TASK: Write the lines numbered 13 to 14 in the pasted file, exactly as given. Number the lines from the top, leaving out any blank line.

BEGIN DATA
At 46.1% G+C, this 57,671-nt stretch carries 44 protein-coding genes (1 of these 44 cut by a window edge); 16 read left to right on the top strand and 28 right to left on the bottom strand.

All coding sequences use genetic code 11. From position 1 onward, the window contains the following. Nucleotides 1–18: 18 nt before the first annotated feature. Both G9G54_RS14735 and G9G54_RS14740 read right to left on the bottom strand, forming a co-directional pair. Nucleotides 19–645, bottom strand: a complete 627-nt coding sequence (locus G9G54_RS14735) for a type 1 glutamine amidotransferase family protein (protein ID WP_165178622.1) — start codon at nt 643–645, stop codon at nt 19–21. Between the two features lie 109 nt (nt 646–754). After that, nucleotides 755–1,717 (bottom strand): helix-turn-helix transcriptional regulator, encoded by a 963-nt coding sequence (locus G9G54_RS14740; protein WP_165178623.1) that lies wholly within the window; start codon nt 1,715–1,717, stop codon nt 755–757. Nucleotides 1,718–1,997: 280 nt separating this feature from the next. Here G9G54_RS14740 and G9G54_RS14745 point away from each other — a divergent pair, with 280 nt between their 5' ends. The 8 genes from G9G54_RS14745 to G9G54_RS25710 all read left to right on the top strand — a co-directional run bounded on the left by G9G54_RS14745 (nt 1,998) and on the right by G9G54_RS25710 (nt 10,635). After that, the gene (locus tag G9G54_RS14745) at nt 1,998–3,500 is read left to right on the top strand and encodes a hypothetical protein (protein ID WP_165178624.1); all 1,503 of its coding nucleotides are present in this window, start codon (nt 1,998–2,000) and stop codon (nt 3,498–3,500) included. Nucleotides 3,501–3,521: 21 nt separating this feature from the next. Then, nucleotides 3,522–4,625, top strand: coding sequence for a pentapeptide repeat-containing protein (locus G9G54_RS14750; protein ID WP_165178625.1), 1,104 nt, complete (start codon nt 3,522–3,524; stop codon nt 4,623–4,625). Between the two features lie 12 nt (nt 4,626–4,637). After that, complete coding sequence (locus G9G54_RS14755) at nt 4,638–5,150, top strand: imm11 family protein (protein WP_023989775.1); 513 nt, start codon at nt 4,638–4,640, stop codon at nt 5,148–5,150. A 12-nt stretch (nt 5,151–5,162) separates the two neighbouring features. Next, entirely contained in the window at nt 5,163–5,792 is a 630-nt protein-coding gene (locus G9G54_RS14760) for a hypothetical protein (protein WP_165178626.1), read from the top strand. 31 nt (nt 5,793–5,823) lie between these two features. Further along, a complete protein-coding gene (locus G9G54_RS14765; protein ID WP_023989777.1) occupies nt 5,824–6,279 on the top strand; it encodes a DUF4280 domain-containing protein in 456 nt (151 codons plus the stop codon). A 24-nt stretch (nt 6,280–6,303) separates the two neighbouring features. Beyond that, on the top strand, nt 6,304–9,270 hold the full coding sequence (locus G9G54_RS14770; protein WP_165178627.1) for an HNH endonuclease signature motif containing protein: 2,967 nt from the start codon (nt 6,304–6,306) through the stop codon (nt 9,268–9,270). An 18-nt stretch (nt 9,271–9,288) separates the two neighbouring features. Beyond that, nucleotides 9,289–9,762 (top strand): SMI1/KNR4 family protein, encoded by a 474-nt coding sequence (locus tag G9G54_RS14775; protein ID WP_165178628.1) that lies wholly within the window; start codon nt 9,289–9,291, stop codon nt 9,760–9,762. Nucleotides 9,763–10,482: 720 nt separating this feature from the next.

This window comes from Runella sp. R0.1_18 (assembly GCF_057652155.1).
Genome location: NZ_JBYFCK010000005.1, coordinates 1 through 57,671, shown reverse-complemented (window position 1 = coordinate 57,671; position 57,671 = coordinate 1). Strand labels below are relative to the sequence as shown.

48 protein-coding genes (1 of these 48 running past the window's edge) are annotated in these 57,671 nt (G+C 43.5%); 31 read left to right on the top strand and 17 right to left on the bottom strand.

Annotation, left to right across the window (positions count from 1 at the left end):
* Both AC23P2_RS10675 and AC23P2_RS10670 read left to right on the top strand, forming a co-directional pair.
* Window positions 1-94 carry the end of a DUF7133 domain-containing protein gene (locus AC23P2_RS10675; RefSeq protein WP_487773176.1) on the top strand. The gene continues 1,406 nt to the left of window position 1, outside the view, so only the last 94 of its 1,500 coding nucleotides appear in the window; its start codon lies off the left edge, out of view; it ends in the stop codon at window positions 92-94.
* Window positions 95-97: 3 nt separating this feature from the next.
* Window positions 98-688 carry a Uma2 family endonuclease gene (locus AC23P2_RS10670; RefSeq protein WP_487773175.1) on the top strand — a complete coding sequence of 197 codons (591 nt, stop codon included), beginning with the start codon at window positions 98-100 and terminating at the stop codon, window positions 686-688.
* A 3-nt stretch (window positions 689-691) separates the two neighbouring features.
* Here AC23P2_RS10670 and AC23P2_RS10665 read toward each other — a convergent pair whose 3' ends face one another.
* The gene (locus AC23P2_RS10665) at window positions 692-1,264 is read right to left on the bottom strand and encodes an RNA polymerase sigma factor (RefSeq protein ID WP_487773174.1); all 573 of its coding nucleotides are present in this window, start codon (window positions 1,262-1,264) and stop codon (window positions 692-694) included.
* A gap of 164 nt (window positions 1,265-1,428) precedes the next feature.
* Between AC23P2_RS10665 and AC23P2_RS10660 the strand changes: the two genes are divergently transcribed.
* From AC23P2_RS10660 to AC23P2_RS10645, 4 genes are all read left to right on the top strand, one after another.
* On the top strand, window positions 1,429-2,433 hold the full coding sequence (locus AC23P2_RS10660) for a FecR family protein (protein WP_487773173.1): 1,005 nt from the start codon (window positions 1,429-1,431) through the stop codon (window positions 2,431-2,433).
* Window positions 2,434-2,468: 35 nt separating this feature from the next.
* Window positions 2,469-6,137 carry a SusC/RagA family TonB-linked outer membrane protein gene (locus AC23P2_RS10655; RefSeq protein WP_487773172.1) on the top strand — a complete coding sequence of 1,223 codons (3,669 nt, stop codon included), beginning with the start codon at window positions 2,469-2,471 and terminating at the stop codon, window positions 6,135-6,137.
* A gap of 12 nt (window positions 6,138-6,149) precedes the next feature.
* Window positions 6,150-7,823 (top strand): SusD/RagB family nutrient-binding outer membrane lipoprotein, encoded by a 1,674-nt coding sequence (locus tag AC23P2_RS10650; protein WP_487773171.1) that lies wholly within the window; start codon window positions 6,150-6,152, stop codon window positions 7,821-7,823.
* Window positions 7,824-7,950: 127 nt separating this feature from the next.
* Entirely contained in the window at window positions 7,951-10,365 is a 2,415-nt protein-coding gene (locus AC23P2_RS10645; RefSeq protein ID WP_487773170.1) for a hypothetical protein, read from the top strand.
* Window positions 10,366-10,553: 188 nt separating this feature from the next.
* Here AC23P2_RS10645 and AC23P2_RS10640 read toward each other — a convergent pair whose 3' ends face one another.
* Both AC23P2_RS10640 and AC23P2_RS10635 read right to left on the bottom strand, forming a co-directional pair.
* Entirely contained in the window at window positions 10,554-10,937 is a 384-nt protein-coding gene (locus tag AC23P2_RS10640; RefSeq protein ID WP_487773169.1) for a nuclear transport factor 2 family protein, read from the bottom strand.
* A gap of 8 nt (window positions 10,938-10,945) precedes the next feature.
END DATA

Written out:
* The gene (locus AC23P2_RS10665) at window positions 692-1,264 is read right to left on the bottom strand and encodes an RNA polymerase sigma factor (RefSeq protein ID WP_487773174.1); all 573 of its coding nucleotides are present in this window, start codon (window positions 1,262-1,264) and stop codon (window positions 692-694) included.
* A gap of 164 nt (window positions 1,265-1,428) precedes the next feature.